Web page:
Samsung Galaxy SII SAMOLED display burn in - OLED screen persistence, retention S2
It is well known that the Samsung Galaxy S suffered screen burn-in on its AMOLED (Super Active-Matrix Organic Light-Emitting Diode) display. The most prominent area to suffer burn-in (or image retention) is the status bar. Early models with older firmware (e.g. Android 2.1) used a grey or white status bar, causing icons such as the clock and battery symbols to be clearly burnt in (and becomes very evident when the phone is showing a full-screen solid colour such as a grey background).
The Samsung Galaxy S II with its new Super-AMOLED display, released in early 2011, is yet to yield any reports on screen burn (as of August 2011) - but then again, it has been less than six months since its release. The Galaxy S has been around for about one year, and thus has had more opportunities for burn-in to occur.
The SGS2 runs Android 2.3, and by design, has dark menu bars and a black status bar. The darkness probably originated from the need to reduce power consumption on the Samsung/Google Nexus S, which also features an AMOLED display.
Ways to prevent / reduce screen burn-in
You can mitigate the possibilities for screen burn in by adhering to these simple rules:
- Always try to set the display as dark as practical. Running the display at full brightness will aggrevate the potential for burn in. Organic LEDs, especially the blue ones, tend to degrade in brightness more rapidly when display intensity is increased.
- Disable the auto-brightness. Quite often, an AMOLED display set to low brightness is more than bright enough for nearly all indoor environments, and there is little or no need to increase the brightness. When outdoors, you can easily increase the brightness on the SGS2 by holding and sliding on the status bar (which acts as a hidden display brightness slider). Just remember to slide it back to dim when you no longer need the added brightness.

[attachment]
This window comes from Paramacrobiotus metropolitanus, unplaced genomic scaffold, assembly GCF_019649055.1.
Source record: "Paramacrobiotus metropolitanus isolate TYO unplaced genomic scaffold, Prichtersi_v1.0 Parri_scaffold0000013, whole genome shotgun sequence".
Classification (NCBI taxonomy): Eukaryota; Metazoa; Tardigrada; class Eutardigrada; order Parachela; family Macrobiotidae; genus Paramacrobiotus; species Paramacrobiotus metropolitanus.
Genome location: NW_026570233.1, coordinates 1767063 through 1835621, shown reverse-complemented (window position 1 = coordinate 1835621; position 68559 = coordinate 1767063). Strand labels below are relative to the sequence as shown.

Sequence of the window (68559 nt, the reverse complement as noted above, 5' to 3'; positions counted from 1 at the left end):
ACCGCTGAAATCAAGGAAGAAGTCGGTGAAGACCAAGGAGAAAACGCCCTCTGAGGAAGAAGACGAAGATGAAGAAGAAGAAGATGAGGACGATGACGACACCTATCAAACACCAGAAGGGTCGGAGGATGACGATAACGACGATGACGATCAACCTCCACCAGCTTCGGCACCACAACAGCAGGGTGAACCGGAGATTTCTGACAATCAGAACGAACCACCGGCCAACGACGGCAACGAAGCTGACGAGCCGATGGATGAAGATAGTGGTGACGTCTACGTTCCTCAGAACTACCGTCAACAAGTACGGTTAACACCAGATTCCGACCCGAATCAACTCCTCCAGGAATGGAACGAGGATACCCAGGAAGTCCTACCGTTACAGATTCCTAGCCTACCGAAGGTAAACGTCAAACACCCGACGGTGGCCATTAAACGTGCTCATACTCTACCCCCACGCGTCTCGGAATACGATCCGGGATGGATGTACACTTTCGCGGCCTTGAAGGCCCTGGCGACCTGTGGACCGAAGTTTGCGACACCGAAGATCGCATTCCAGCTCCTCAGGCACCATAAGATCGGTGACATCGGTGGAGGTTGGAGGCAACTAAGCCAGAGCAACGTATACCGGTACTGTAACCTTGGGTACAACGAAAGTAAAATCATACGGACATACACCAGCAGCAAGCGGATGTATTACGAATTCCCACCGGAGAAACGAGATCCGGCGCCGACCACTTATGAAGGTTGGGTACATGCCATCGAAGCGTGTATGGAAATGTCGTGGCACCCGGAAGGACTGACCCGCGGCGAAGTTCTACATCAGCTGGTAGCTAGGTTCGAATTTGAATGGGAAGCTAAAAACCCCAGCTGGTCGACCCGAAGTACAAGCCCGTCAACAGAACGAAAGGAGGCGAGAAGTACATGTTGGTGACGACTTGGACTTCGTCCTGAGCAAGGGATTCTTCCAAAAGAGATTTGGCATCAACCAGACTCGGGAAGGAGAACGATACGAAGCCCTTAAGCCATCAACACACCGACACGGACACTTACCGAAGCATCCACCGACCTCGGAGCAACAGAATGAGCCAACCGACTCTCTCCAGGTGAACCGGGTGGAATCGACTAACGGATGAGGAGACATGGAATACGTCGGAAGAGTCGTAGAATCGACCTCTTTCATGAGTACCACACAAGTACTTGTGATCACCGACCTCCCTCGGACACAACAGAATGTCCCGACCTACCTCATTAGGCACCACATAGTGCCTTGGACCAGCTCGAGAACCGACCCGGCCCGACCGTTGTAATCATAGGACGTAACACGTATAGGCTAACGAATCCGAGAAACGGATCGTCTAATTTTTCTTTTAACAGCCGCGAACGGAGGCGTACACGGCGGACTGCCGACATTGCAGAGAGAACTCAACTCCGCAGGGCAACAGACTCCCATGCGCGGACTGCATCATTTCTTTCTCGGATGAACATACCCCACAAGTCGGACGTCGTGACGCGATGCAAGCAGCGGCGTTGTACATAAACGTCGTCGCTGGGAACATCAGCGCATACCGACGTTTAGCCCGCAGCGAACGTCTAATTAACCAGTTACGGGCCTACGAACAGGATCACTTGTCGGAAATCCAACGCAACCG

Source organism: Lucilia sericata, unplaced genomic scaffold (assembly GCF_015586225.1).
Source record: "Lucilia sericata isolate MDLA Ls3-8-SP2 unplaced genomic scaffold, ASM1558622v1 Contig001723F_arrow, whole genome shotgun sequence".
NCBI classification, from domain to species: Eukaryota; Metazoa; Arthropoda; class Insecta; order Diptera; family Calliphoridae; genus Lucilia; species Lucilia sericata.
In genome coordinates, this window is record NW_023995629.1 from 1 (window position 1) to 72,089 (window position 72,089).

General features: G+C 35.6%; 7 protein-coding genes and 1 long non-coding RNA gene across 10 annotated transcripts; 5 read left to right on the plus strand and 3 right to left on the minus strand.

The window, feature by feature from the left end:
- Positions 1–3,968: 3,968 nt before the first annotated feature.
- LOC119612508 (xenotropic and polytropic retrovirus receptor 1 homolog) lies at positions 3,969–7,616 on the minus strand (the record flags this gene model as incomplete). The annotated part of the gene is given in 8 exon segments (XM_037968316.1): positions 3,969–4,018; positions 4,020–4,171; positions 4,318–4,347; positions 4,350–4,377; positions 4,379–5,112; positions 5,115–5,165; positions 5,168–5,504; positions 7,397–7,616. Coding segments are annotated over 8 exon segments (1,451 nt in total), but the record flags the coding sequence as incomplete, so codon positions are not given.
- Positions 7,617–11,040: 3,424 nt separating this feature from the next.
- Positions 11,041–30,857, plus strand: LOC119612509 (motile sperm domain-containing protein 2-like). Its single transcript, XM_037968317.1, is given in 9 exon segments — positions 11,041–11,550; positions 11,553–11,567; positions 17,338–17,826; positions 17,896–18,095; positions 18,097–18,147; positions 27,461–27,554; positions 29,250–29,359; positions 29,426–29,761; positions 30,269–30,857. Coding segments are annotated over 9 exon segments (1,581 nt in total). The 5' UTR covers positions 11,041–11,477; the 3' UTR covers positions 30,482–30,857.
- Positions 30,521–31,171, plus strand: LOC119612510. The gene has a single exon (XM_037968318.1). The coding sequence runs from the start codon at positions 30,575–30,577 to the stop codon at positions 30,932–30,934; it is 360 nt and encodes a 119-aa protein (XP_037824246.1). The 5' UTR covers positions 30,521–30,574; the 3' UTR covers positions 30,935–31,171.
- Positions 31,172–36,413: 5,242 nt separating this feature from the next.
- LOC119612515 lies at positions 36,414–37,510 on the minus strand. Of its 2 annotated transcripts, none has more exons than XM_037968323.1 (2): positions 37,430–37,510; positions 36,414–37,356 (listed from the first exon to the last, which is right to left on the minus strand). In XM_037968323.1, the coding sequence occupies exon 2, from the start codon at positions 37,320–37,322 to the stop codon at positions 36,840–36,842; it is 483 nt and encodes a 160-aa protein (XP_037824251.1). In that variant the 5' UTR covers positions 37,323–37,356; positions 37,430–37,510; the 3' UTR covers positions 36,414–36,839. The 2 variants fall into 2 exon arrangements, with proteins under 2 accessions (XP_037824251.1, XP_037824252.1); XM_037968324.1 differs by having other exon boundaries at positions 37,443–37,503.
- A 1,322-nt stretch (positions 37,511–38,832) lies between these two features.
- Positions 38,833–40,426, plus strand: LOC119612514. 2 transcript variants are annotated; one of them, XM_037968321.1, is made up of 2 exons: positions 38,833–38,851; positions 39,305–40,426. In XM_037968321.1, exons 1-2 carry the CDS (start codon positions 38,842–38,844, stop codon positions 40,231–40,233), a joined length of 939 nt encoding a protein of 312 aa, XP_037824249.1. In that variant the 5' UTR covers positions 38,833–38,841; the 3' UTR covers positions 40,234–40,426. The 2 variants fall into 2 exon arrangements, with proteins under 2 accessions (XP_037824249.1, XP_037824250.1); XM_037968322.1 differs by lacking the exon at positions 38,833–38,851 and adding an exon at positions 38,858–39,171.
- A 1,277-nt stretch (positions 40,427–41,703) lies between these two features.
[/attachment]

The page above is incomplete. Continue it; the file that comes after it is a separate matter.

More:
- Set a shorter display time-out. A 30 second or 1 minute timeout is very effective at reducing the time the screen is 'on' when the phone is idle. Only set a longer time-out (such as 5 minutes) when you really need it, although such occasions should be rare.
- Use dark wallpapers. A solid black wallpaper is even more effective. The other upside to having dark wallpapers is that it saves battery power. Organic LED displays don't use a constant backlight (such as with LCDs), and will actually consume less energy when showing a dark image. If you must use a non-black or other artistic/photographic wallpaper, change them every once in a while so the same image isn't constantly being displayed.
- Try not to show static content. This applies especially to the home screens. Change or re-arrange your icons and widgets so nothing is ever constantly in the same place more more than a few weeks at a time.
- Try not to expose the screen to strong sunlight. Organic LEDs will break down and degrade rapidly when exposed to ultraviolet light. Fortunately, the glass covering on the phone stops most of the UV from direct sunlight, but the heat and light can still cause some degredation.
- Occasionally change the way icons appear on the status bar. This can be as simple as changing the clock format from 12-hour (AM/PM) to 24-hour. When in 12-hour format, the AM/PM symbols don't change much and pose a real risk to burn-in (particularly the 'A'). By switching to 24-hour format, the AM/PM symbols are not shown, and the digits of the clock actually get shifted to the right to take up the space originally occupied by the AM/PM. This has the side effect of shifting other icons that constantly show, such as the battery status. If you do this every month or so, it can be an effective way to prevent burn-in on the status bar area.